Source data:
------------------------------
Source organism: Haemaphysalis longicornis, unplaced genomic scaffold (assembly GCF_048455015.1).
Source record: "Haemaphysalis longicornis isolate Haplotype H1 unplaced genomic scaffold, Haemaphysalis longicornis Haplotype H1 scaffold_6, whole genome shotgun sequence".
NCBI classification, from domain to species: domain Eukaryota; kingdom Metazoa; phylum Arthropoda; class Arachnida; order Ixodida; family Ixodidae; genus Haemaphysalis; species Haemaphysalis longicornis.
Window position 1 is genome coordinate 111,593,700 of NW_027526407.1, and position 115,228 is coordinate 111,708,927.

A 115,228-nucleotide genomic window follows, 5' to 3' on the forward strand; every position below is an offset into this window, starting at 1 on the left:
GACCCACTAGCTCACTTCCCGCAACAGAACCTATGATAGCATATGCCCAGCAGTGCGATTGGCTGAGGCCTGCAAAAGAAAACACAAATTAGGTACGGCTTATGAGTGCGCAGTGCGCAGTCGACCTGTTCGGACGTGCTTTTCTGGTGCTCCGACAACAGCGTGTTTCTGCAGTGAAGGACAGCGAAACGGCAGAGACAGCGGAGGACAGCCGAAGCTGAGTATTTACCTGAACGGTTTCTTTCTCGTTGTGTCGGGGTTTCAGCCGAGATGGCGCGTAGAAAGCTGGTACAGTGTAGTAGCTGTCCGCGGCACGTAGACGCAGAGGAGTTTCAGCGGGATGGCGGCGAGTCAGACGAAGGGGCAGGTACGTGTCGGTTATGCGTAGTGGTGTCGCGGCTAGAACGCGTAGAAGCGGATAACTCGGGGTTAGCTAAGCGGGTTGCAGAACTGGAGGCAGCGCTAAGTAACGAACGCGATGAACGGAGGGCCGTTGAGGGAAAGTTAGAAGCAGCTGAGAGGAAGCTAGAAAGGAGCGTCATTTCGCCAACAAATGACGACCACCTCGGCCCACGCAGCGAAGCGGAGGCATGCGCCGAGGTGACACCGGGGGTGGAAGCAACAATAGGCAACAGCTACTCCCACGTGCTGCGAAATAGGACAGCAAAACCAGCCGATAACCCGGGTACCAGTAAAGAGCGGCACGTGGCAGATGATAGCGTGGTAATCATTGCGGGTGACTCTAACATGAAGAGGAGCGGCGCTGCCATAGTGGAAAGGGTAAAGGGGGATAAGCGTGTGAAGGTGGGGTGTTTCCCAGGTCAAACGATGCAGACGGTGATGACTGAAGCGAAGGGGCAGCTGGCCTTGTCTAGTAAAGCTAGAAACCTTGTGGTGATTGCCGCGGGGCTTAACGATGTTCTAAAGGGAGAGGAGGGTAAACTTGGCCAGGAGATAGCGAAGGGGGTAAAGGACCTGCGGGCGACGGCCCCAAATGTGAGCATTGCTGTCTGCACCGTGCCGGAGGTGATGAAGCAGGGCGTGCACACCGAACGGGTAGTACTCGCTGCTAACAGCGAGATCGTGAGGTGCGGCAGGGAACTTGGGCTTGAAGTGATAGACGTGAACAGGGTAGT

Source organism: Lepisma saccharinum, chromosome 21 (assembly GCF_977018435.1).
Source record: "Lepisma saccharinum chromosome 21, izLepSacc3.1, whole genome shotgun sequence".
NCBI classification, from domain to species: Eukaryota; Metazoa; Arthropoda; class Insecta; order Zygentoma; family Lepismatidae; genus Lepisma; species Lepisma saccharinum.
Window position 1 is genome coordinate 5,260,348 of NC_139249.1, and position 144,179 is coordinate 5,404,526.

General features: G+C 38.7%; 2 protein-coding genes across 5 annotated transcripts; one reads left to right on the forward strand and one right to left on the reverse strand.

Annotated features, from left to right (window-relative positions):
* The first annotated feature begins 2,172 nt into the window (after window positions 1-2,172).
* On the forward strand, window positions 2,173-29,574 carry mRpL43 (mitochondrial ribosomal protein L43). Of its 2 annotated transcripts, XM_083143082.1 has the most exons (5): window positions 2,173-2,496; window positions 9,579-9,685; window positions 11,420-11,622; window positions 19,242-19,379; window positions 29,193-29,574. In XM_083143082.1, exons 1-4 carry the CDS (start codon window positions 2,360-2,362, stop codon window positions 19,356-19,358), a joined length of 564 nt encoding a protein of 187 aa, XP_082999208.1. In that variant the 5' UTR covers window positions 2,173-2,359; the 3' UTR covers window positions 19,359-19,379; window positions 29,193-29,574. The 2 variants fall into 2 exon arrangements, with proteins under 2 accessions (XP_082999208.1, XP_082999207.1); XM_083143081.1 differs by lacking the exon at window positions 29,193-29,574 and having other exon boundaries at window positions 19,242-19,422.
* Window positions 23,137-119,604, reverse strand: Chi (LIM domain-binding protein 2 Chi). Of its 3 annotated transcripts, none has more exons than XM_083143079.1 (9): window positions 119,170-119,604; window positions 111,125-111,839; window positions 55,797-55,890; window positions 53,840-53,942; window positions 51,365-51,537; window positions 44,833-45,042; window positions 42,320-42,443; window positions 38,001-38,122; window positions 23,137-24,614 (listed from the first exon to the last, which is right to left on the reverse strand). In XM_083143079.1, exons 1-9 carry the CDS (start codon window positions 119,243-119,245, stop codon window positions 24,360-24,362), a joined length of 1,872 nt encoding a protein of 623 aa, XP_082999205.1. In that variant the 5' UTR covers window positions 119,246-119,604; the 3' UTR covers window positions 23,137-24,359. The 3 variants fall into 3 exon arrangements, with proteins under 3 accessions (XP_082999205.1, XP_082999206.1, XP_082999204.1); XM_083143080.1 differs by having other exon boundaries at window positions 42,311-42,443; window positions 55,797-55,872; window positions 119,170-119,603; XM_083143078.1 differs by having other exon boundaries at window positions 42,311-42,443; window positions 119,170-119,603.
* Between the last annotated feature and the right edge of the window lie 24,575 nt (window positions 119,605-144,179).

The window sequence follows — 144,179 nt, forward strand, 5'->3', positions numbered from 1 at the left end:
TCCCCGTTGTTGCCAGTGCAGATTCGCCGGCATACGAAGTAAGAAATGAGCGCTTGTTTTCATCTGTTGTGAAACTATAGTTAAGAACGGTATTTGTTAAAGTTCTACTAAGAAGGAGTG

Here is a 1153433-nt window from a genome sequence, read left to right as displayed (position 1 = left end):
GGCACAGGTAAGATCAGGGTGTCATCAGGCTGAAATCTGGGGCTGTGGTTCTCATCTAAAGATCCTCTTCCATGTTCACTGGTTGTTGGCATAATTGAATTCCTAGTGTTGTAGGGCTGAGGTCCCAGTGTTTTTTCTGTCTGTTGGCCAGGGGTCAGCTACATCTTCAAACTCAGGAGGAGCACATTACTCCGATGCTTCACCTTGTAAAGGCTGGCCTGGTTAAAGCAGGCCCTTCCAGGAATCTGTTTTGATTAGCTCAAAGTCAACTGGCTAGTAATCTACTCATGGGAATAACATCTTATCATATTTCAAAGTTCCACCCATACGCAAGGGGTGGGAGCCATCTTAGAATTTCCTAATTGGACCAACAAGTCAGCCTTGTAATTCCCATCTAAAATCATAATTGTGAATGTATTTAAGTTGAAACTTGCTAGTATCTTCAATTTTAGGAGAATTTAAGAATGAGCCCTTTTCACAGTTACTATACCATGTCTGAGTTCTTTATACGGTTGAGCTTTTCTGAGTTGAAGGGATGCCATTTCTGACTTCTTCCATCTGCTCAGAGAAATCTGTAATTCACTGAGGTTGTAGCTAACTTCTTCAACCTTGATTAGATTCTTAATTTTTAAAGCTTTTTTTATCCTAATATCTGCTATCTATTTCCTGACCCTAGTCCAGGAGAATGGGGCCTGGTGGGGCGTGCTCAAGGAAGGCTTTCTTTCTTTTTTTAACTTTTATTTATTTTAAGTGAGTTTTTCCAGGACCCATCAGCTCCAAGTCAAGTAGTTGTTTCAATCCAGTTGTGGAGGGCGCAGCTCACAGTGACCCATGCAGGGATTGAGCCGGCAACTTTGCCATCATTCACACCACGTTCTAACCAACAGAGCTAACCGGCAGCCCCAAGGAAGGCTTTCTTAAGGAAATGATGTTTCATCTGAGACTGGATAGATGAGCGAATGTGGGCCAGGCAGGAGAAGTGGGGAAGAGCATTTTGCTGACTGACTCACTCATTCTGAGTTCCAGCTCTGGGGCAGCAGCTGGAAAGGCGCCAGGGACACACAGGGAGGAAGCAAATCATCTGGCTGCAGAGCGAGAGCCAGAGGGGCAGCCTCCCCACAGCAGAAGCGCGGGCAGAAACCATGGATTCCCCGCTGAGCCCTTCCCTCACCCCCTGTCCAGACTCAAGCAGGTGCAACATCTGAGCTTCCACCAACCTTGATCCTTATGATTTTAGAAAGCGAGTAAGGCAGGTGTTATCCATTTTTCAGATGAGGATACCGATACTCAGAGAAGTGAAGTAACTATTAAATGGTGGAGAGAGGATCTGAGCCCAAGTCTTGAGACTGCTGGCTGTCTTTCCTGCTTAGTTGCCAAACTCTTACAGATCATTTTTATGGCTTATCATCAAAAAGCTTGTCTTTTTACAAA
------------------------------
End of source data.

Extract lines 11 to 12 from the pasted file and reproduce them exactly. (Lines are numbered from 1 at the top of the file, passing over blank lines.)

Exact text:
General features: G+C 38.7%; 2 protein-coding genes across 5 annotated transcripts; one reads left to right on the forward strand and one right to left on the reverse strand.

Annotated features, from left to right (window-relative positions):